2014/2015  Federal Legal Holidays
* When a federal holiday falls on a Saturday, it is usually observed on the preceding Friday. When the holiday falls on a Sunday, it is usually observed on the following Monday.

2014 Holiday Schedule
Wednesday, January 1 New Year’s Day
Monday, January 20 Birthday of Martin Luther King, Jr.
Monday, February 17 * Washington’s Birthday
Monday, May 26 Memorial Day
Friday, July 4 Independence Day
Monday, September 1 Labor Day
Monday, October 13 Columbus Day
Tuesday, November 11 Veterans Day
Thursday, November 27 Thanksgiving Day
Thursday, December 25 Christmas Day


2015 Holiday Schedule
Thursday, January 1 New Year’s Day
Monday, January 19 Birthday of Martin Luther King, Jr.
Monday, February 16* Washington’s Birthday
Monday, May 25 Memorial Day
Friday, July 3** Independence Day
Monday, September 7 Labor Day
Monday, October 12 Columbus Day
Wednesday, November 11 Veterans Day
Thursday, November 26 Thanksgiving Day
Friday, December 25 Christmas Day

Columbus Day

Columbus Day is a holiday celebrating the anniversary of the October 12, 1492 arrival of Christopher Columbus to the Americas. Similar holidays, celebrated as Día de la Raza (Day of the Race) in many countries in Latin America, Día de las Culturas (Day of the Cultures) in Costa Rica, Discovery Day in the Bahamas, Día de la Hispanidad in Spain, and the newly-renamed (as of 2002) Día de la Resistencia Indígena (Day of Indigenous Resistance) in Venezuela, commemorate the same event.

Discovery of the Americas
Further information: Christopher Columbus, European colonization of the Americas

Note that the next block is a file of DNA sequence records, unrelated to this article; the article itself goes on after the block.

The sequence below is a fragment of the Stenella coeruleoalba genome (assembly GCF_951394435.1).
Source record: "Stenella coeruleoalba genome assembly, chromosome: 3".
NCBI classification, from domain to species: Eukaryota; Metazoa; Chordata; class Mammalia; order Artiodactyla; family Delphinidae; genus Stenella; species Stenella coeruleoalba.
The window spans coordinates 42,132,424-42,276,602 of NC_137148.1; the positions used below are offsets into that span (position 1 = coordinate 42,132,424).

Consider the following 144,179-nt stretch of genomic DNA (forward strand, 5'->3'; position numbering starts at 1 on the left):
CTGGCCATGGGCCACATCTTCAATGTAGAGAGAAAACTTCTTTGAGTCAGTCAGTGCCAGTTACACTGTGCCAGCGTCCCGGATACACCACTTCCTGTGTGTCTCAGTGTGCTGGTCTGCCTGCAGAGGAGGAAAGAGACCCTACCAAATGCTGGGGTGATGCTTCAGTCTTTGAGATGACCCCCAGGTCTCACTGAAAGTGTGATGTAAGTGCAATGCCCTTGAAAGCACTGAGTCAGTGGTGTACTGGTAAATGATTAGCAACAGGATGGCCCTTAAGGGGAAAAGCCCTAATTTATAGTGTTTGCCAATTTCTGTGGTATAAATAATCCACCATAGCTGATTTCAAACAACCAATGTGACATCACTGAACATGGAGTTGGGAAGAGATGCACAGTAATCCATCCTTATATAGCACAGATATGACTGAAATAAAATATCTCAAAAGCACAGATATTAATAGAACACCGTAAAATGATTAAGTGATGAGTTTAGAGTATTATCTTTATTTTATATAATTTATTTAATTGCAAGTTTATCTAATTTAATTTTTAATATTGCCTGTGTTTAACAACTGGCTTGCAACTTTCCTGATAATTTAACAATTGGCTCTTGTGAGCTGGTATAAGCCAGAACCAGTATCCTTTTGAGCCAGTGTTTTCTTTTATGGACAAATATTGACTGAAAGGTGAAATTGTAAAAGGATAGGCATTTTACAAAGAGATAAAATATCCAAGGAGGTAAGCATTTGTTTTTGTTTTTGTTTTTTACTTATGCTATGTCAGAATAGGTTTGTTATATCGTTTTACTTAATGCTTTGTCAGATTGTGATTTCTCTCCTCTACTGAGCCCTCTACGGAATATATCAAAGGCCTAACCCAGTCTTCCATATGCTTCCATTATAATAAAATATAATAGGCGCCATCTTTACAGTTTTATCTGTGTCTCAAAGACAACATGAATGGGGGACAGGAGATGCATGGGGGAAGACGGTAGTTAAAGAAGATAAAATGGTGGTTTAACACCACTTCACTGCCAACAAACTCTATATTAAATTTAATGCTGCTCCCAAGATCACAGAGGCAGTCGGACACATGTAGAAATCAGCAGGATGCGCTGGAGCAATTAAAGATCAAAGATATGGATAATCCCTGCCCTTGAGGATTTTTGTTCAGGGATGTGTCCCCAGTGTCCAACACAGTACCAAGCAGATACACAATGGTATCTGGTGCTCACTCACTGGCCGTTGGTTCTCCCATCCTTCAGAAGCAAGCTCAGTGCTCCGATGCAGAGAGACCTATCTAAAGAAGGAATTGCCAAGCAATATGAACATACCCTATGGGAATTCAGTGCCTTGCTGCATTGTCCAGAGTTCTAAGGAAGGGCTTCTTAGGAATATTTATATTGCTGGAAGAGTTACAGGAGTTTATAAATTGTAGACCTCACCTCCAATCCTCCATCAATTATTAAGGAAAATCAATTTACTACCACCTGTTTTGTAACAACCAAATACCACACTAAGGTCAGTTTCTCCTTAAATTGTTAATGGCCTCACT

Columbus Day commemorates the discovery of the Americas in Columbus's famed expedition to the West, in which he hoped to find a naval route to India. Instead, he found an entire continent that was mostly unknown to Europe, Africa, and Asia at the time. While other Europeans had sporadically visited the Americas earlier, and there are varied theories of even earlier contact by East Asians, Phoenicians, and others, Columbus's expedition triggered the great wave of European interest in the New World. Unlike the earlier visitors, Columbus aggressively popularized his discoveries and arranged for return voyages. While controversy remains about many of the actions of the era, the colonization of the Americas is still seen largely as a good thing and thus worthy of celebrating.


United States observance
The first Columbus Day celebration was held in 1792, when New York City celebrated the 300th anniversary of his landing in the New World. President Benjamin Harrison called upon the people of the United States to celebrate Columbus Day on the 400th anniversary of the event in 1892.

Italian-Americans observe Columbus Day as a celebration of their heritage, the first occasion being in New York City on October 12, 1866.[1] [2] Columbus Day was popularized as a holiday in the United States by a lawyer, a son of Genoese immigrants who came to California. During the 1850s, Genoese immigrants settled and built ranches along the Sierra Nevada foothills. As the gold ran out, these skilled "Cal-Italians", from the Apennines, were able to prosper as self-sufficient farmers in the Mediterranean climate of Northern California. San Francisco has the second oldest Columbus Day celebration, with Italians having commemorated it there since 1869.